As he had an unusually sprightly disposition, it was not long before the neighboring children fell into the habit of resorting in their playtime to where he was to be found. A large hill sloped down to the bay in front of the place, bordered by the cliff on one side and the wood on the other, as before described; and all winter long, on pleasant evenings and on Sundays, this served as coasting-ground for the parish young folks. Oyvind was master of the hill, and he owned two sleds, “Fleet-foot” and “Idler;” the latter he loaned out to larger parties, the former he managed himself, holding Marit on his lap.
The first thing Oyvind did in those days on awaking, was to look out and see whether it was thawing, and if it was gray and lowering over the bushes beyond the bay, or if he heard a dripping from the roof, he was long about dressing, as though there were nothing to be accomplished that day. But if he awoke, especially on a Sunday, to crisp, frosty, clear weather, to his best clothes and no work, only catechism or church in the morning, with the whole afternoon and evening free—heigh! then the boy made one spring out of bed, donned his clothes in a hurry as if for a fire, and could scarcely eat a mouthful. As soon as afternoon had come, and the first boy on skees drew in sight along the road-side, swinging his guide-pole above his head and shouting so that echoes resounded through the mountain-ridges about the lake; and then another on the road on a sled, and still another and another,—off started Oyvind with “Fleet-foot,” bounded down the hill, and stopped among the last-comers, with a long, ringing shout that pealed from ridge to ridge all along the bay, and died away in the far distance.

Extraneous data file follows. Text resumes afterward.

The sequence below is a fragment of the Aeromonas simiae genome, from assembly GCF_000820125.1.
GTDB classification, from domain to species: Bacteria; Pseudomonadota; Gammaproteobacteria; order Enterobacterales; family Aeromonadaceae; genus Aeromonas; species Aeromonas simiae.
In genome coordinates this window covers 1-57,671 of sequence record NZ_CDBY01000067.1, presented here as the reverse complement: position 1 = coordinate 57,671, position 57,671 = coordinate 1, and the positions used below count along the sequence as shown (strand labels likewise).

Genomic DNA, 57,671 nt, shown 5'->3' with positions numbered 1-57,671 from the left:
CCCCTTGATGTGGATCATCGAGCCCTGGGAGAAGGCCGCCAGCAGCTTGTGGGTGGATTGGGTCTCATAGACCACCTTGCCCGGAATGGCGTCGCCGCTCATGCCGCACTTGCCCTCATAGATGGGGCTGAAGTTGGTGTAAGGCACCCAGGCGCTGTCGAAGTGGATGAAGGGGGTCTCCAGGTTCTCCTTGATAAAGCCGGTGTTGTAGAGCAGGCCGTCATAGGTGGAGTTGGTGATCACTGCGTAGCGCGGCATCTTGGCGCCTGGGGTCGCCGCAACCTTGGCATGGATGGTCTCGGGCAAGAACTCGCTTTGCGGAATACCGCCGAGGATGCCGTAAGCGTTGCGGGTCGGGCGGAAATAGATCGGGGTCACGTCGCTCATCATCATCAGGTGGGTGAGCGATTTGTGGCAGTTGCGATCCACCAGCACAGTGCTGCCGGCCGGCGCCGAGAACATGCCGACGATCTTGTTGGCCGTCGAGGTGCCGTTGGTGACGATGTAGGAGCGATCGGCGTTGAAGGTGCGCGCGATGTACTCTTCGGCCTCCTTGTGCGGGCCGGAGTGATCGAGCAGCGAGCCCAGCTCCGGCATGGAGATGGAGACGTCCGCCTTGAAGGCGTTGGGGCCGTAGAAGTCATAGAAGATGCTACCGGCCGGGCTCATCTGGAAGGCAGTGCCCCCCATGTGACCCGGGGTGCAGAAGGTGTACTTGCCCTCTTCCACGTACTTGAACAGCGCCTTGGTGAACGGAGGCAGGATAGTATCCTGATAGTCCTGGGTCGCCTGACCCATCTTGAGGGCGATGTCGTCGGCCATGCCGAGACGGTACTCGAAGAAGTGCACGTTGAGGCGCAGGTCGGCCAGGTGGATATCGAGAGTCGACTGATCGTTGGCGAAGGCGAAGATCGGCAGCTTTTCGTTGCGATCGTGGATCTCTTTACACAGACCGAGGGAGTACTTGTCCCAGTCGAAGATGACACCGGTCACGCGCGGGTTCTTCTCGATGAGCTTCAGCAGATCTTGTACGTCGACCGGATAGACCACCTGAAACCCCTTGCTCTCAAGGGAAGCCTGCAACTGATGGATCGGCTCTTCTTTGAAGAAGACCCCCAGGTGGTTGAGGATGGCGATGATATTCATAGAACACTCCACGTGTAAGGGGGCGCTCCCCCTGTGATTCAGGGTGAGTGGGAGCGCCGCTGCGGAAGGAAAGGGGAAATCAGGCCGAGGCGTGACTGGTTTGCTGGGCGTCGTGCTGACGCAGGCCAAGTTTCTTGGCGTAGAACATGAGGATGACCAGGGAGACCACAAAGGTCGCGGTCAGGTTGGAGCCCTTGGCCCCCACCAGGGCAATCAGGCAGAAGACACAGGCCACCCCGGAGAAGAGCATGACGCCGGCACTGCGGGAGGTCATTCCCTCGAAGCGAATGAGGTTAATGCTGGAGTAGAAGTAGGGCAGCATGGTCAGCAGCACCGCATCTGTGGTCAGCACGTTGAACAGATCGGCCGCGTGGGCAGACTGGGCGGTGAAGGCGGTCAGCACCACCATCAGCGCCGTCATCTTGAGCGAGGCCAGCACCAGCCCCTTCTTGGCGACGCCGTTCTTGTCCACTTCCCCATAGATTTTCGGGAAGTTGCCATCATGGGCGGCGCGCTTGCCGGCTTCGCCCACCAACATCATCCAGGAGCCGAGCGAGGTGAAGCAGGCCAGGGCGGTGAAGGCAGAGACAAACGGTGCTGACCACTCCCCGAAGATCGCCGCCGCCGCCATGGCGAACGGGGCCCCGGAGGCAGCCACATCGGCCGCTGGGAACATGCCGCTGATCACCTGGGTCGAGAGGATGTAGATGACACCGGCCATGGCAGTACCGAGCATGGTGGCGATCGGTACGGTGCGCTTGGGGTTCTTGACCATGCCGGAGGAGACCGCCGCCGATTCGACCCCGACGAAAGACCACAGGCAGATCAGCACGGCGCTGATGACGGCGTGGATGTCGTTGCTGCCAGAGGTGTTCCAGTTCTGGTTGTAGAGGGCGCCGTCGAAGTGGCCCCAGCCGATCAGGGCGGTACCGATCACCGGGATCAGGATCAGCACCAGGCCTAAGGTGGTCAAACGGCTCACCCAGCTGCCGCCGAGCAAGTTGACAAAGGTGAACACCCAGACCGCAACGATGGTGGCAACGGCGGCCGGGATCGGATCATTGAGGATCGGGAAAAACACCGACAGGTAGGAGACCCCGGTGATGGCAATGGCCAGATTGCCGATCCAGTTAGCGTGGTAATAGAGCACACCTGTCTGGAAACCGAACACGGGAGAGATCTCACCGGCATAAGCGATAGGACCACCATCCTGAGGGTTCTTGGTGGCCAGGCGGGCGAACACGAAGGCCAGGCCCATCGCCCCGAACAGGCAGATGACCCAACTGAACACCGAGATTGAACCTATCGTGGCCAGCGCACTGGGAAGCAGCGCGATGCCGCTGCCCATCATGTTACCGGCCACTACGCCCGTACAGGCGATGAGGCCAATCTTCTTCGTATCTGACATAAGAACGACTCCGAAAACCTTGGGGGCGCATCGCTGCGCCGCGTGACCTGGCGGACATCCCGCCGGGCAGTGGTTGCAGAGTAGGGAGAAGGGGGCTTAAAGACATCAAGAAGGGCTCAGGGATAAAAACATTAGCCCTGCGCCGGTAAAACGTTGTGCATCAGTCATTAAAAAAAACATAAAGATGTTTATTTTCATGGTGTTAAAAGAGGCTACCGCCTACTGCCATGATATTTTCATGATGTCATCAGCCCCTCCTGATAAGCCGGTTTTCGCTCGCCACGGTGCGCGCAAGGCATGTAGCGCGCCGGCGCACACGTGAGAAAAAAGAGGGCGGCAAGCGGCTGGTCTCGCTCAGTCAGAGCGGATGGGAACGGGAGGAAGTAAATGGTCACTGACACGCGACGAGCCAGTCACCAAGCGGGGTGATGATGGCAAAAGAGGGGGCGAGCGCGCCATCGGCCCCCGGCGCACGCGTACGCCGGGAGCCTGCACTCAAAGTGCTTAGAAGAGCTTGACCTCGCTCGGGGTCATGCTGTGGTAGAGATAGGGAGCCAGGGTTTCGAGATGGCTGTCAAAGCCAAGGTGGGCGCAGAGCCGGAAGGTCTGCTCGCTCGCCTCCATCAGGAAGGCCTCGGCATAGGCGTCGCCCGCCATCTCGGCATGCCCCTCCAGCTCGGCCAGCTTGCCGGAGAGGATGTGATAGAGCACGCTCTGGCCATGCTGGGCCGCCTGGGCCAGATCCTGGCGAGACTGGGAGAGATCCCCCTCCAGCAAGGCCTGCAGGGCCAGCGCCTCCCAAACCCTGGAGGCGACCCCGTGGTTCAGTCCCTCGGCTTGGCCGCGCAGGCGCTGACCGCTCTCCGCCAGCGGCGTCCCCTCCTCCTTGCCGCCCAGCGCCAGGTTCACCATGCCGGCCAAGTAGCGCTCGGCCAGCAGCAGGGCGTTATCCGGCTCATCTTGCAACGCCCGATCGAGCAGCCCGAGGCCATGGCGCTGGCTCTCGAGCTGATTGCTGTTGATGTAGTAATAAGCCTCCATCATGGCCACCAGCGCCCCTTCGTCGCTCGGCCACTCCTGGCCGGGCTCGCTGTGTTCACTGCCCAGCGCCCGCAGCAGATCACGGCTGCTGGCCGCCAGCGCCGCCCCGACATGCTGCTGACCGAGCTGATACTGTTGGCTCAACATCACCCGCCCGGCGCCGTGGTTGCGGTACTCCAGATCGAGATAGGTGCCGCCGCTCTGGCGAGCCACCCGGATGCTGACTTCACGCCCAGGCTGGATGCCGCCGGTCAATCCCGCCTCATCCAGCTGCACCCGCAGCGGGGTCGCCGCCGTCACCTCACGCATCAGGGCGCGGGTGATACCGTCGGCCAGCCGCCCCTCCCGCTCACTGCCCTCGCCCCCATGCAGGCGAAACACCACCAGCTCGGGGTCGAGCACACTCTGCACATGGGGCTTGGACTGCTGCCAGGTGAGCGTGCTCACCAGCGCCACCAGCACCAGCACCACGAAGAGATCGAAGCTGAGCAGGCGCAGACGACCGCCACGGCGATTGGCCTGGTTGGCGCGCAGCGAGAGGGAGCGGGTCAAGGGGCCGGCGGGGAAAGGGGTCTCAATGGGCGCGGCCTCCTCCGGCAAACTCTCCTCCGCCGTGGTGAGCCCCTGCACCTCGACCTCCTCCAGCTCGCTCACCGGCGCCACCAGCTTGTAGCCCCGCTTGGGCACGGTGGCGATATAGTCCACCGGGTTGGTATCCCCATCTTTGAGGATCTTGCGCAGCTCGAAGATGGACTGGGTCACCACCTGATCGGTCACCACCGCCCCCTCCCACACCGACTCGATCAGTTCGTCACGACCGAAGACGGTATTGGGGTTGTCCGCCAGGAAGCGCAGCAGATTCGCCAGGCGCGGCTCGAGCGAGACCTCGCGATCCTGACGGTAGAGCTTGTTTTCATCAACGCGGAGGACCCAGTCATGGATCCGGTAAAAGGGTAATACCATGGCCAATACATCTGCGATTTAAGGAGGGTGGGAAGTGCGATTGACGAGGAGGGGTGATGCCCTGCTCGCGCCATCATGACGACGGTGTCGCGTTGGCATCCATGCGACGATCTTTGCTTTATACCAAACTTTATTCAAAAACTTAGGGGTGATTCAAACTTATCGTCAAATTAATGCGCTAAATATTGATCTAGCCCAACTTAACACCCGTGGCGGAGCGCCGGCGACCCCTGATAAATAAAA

Then he would look round for Marit, but when she had come he payed no further attention to her.
At last there came a Christmas, when Oyvind and Marit might be about sixteen or seventeen, and were both to be confirmed in the spring. The fourth day after Christmas there was a party at the upper Heidegards, at Marit’s grandparents’, by whom she had been brought up, and who had been promising her this party for three years, and now at last had to give it during the holidays. Oyvind was invited to it.
It was a somewhat cloudy evening but not cold; no stars could be seen; the next day must surely bring rain. There blew a sleepy wind over the snow, which was swept away here and there on the white Heidefields; elsewhere it had drifted. Along the part of the road where there was but little snow, were smooth sheets of ice of a blue-black hue, lying between the snow and the bare field, and glittering in patches as far as the eye could reach. Along the mountain-sides there had been avalanches; it was dark and bare in their track, but on either side light and snow-clad, except where the forest birch-trees put their heads together and made dark shadows. No water was visible, but half-naked heaths and bogs lay under the deeply-fissured, melancholy mountains. Gards were spread in thick clusters in the centre of the plain; in the gloom of the winter evening they resembled black clumps, from which light shot out over the fields, now from one window, now from another; from these lights it might be judged that those within were busy.